Last year, the Bank of Israel issued new bills, the new NIS 20 bill bears the portrait of the poet Rachel Blauwstein, and the new bill bears the portrait of the poet Leah Goldberg.
Rav Gamliel Rabinowitz raised a fascinating halachic argument whether these bills are permitted or if perhaps one should be concerned about the prohibition of looking at women.
Rav Gamliel concluded that these bills may be used, but that it is preferable to print banknotes with pictures of tzaddikim, as had previously been done with a bill printed with the image of the Rambam.
Rav Gamliel raised five reasons in the name of Rav Baruch Dadon:
A. In most cases, the world does not look at the figures on the coins and bills, but it is done in a moment by giving the note or currency to the seller or the payer.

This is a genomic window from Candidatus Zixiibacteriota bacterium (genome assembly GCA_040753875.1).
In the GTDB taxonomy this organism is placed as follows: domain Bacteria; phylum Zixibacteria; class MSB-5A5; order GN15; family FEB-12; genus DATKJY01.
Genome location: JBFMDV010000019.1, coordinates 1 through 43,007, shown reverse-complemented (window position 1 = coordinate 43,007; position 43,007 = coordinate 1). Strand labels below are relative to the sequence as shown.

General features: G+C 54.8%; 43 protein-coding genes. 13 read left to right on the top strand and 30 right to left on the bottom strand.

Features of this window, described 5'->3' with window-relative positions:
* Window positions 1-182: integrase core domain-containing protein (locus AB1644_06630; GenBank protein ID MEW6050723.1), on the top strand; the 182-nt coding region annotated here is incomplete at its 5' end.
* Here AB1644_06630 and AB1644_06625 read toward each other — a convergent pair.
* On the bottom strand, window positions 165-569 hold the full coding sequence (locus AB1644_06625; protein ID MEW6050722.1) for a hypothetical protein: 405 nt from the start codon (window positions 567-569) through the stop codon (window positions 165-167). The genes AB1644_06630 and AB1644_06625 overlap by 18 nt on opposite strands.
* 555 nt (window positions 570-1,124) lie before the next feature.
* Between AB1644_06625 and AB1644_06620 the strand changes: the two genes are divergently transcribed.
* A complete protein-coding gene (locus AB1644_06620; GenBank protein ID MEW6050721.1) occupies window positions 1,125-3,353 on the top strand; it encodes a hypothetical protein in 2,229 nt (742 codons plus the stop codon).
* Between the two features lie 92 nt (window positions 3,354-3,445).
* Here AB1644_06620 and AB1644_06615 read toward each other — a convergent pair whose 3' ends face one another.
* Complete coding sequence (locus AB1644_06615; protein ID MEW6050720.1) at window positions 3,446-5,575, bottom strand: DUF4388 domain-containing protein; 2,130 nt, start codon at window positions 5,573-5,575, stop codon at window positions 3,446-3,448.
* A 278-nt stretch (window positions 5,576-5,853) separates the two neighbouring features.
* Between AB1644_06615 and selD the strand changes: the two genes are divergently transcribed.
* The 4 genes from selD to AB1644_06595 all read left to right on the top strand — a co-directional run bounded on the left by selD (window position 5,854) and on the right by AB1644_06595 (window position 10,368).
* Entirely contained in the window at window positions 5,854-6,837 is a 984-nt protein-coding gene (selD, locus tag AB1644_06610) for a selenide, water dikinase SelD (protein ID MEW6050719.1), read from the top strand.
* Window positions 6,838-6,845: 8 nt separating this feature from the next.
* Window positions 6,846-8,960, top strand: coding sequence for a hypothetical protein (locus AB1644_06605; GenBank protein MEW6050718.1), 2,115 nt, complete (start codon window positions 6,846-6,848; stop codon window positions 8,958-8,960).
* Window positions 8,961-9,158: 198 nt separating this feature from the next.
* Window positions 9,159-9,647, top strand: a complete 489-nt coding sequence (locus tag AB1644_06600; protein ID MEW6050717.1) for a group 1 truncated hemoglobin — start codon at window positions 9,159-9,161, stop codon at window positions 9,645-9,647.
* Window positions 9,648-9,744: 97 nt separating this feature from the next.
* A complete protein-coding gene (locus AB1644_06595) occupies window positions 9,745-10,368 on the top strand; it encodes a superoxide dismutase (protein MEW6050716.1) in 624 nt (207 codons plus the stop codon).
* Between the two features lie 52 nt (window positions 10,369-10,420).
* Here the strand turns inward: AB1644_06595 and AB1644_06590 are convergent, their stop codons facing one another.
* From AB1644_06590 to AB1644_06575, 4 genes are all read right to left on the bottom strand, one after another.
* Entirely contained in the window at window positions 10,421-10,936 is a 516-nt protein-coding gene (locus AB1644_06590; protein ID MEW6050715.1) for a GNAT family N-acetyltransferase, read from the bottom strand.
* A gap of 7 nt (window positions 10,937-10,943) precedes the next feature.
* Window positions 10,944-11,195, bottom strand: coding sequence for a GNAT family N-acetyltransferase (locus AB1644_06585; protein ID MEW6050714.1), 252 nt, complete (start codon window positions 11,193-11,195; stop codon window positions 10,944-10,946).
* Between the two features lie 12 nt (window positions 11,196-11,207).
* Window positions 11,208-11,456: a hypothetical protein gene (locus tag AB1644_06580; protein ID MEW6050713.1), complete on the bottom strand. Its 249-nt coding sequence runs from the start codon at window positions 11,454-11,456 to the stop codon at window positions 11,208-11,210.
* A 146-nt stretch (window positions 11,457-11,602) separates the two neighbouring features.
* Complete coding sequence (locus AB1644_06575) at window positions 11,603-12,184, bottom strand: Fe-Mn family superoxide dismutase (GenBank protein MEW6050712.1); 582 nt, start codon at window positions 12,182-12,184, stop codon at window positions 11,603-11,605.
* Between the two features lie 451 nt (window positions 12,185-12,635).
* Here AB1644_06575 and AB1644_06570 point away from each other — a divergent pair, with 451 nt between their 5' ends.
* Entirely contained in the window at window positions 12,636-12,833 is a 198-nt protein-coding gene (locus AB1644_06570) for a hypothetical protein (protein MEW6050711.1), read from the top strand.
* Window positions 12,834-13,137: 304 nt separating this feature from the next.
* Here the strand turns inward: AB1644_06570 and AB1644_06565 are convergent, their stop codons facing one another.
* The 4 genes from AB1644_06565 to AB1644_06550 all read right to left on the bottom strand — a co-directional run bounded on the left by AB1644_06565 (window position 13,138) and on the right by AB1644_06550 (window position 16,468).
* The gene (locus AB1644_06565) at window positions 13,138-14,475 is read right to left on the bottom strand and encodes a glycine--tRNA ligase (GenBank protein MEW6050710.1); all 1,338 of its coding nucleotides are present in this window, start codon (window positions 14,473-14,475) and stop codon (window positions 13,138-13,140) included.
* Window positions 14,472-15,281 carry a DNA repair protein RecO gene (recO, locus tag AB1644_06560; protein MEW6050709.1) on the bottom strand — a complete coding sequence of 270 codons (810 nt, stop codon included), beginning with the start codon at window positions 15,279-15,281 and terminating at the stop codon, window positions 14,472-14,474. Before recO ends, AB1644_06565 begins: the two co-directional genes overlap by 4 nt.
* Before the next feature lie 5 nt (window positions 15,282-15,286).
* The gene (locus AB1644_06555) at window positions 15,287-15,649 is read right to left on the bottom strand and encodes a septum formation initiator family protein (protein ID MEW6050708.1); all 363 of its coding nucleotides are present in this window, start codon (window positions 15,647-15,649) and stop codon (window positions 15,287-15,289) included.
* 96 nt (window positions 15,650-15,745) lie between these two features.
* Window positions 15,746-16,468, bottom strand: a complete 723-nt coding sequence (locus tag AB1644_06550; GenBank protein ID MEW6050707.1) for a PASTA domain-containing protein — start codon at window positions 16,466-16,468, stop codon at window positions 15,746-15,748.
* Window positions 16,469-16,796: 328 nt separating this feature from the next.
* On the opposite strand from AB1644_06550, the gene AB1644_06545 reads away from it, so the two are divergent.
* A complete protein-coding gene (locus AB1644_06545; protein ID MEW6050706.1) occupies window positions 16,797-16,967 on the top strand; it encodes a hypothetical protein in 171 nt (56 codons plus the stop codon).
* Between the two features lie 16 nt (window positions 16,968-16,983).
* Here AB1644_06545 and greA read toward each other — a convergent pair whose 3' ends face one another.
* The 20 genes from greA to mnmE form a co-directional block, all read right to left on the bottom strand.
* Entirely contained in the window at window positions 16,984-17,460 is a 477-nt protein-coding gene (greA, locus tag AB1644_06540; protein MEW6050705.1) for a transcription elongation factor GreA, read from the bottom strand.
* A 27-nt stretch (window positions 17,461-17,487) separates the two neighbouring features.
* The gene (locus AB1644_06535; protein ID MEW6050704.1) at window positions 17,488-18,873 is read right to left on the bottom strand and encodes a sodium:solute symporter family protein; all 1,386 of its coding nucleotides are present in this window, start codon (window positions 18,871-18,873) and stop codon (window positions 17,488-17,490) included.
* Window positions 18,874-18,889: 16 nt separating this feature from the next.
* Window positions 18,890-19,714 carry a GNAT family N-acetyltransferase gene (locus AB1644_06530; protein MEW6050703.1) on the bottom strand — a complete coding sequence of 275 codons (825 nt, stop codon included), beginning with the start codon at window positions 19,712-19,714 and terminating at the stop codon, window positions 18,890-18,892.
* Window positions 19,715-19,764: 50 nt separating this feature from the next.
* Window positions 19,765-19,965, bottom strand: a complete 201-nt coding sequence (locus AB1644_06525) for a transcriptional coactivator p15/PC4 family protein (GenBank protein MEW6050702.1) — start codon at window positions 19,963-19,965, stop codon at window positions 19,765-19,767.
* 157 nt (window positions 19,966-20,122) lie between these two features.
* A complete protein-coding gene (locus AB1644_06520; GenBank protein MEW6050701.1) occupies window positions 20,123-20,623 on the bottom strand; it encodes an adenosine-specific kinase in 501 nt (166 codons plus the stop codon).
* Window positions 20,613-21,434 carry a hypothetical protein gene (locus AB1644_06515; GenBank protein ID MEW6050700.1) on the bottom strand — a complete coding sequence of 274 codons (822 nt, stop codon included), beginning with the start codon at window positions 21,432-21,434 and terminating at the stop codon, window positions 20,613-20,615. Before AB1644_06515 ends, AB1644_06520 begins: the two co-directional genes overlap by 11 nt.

B. Most of the people who use banknotes are busy depositing or withdrawing money from the bank, and paying and buying.
C. The women who are printed on the banknotes do not know them at all in their lives and did not see their image in their height, nor did they think of it as a reflection at all, and extended it in Responsa Yabia Omer, Ch.
D. The women printed on the notes mentioned had long since died, which leaves room to be mekel
E. These images were made in a dull, inconspicuous manner, with weak colors that are not colored and attractive to the eye.
As an example he brought up a book about the Lubavitcher Rebbe, who allowed the publisher to print the picture of his wife, provided that they printed in black and white, so that there would be no colorful clothes.
Rabbi Rabinovitch states that “according to all the above, there is no fear of using these bills even though they are printed on the form of a woman, and we have already seen the great sages of Israel who used the bills with the Queen of Britain and do not speak out against it.